A suicide bomber killed three Shiite militiamen in the Iraqi city of Samarra in the first such attack in the heavily defended pilgrimage centre in months, medical and security sources said Tuesday.
Another 13 people were wounded in the Monday evening attack on a checkpoint outside a school in the city centre that the militiamen were using as a barracks, the sources said.
Militants attacked Samarra during a lightning offensive spearheaded by the Islamic State (IS) jihadist group in which they captured much of the Sunni Arab heartland north and west of Baghdad last June.
But the mainly Sunni city houses a revered Shiite shrine, and troops and Shiite militia have so far successfully defended it.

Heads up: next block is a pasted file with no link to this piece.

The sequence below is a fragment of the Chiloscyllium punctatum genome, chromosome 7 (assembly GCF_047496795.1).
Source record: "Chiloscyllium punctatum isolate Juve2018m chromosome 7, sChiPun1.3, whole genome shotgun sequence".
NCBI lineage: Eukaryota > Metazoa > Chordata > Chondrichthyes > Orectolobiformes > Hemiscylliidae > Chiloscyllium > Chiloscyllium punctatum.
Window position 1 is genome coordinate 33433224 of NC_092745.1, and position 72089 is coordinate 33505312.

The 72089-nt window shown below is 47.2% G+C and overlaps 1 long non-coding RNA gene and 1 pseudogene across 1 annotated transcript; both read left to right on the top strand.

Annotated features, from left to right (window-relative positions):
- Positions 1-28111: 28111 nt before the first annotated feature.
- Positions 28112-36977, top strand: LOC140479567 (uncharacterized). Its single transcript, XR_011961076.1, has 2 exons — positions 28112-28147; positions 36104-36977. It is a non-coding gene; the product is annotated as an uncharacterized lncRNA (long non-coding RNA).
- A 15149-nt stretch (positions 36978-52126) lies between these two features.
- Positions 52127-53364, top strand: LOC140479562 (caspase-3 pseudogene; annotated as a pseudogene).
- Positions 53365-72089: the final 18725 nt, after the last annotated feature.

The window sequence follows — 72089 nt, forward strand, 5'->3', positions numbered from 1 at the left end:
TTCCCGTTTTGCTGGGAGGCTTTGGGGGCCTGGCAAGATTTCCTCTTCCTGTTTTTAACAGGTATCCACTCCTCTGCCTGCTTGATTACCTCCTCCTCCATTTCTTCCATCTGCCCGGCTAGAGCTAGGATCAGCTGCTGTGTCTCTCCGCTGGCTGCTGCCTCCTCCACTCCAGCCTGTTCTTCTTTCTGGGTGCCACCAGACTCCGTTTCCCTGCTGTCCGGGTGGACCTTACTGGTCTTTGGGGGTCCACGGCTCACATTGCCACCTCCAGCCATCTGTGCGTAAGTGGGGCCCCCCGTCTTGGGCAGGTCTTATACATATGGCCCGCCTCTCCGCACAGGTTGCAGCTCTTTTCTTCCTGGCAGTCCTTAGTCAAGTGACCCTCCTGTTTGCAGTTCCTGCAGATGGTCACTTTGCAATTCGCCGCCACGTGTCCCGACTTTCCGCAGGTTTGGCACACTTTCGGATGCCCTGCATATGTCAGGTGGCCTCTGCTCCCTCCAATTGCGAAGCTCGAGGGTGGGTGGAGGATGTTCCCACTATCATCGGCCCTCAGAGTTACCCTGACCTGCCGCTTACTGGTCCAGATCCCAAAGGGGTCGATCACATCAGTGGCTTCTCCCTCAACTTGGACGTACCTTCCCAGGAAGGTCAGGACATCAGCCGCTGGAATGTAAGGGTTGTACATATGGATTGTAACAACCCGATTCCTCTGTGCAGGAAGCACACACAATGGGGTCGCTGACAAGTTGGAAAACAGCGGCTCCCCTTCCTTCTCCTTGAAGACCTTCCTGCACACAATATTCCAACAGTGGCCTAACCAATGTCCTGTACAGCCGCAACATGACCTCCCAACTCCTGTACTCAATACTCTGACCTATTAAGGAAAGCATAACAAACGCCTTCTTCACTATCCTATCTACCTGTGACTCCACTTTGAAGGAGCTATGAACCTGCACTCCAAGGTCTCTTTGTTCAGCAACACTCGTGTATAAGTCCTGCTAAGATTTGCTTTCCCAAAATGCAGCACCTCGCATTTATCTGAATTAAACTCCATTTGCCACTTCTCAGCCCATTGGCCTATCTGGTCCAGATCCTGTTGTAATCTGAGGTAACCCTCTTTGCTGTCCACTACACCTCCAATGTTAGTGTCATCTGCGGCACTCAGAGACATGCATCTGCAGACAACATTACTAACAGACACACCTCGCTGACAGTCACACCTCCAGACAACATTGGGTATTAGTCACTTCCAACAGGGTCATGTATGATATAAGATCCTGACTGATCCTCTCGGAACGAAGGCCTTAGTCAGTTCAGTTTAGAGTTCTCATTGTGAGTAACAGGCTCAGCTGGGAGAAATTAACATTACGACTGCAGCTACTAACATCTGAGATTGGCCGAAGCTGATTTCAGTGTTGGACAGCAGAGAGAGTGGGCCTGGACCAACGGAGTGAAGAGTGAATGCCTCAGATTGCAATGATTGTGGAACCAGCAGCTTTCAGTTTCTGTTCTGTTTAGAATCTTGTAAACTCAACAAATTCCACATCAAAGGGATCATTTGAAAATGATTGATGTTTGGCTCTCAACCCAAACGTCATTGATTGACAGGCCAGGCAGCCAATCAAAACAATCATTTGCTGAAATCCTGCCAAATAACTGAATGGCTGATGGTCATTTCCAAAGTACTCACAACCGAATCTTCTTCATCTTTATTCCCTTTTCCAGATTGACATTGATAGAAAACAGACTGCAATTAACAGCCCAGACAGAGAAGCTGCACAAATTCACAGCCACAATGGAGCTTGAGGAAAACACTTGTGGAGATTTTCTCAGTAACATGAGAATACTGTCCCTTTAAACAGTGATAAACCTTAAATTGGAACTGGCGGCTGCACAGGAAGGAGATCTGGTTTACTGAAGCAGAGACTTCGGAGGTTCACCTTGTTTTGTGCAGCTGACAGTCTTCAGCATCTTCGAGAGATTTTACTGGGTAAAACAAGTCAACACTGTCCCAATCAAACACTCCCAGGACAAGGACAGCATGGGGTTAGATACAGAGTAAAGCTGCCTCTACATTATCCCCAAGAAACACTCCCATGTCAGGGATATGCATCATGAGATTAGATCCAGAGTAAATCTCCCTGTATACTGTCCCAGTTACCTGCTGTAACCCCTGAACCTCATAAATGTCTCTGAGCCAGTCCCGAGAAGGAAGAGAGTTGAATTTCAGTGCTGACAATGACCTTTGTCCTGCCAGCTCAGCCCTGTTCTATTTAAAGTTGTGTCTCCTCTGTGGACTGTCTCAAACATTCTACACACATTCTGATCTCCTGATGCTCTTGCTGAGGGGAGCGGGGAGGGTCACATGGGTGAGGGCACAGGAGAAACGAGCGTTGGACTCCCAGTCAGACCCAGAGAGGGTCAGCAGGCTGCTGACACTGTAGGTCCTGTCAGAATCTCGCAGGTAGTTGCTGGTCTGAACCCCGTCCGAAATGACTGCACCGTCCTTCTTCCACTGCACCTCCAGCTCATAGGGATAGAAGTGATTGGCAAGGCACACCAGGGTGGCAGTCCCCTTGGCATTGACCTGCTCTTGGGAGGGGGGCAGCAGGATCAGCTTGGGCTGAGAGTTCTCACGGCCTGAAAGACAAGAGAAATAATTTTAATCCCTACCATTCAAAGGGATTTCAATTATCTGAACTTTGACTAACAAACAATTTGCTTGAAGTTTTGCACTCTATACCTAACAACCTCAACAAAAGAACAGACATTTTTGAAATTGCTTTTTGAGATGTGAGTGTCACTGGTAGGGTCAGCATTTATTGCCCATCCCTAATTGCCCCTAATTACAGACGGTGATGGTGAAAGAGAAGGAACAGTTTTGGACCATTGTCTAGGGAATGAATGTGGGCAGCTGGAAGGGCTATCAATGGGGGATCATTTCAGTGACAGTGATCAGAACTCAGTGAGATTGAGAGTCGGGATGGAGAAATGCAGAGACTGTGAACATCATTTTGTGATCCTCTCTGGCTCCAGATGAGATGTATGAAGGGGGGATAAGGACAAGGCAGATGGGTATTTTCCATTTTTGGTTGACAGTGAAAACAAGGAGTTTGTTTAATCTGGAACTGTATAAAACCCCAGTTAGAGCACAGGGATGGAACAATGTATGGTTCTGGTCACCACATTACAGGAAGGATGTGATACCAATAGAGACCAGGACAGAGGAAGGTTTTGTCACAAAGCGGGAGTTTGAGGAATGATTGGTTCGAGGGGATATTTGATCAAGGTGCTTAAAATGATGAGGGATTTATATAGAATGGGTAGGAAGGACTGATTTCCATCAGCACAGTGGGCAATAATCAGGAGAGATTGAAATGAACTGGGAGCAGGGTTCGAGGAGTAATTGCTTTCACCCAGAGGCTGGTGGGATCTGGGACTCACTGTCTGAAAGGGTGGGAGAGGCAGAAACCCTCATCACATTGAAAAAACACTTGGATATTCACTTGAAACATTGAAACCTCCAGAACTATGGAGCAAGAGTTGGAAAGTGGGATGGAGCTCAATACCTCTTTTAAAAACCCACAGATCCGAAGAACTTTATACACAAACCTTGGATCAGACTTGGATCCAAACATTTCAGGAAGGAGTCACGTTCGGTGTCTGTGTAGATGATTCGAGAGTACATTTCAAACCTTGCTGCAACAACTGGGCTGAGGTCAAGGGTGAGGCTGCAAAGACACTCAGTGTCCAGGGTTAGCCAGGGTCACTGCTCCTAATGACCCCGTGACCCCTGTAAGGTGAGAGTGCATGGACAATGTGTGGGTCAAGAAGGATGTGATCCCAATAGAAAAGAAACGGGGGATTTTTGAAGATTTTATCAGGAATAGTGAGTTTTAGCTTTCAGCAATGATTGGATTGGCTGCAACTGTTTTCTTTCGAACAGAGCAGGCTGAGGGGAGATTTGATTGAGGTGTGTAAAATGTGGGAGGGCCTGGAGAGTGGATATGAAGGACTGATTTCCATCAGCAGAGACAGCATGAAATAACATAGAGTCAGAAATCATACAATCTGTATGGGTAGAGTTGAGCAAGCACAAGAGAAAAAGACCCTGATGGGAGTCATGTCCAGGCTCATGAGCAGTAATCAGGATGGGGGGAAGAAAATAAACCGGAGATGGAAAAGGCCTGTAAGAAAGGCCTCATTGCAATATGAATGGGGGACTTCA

Multiple Iraqi divisions wilted under the June onslaught, and Baghdad turned to Shiite militiamen, some of whom were involved in past sectarian violence, for support.
The 2006 bombing of the Al-Askari shrine in Samarra by militants of Al-Qaeda sparked a brutal sectarian conflict in which tens of thousands of people were killed.
Shiite pilgrims headed to the shrine from Baghdad and the south have come under attack by Sunni militants in recent months but the city itself has been largely spared the violence that has rocked other parts of Iraq.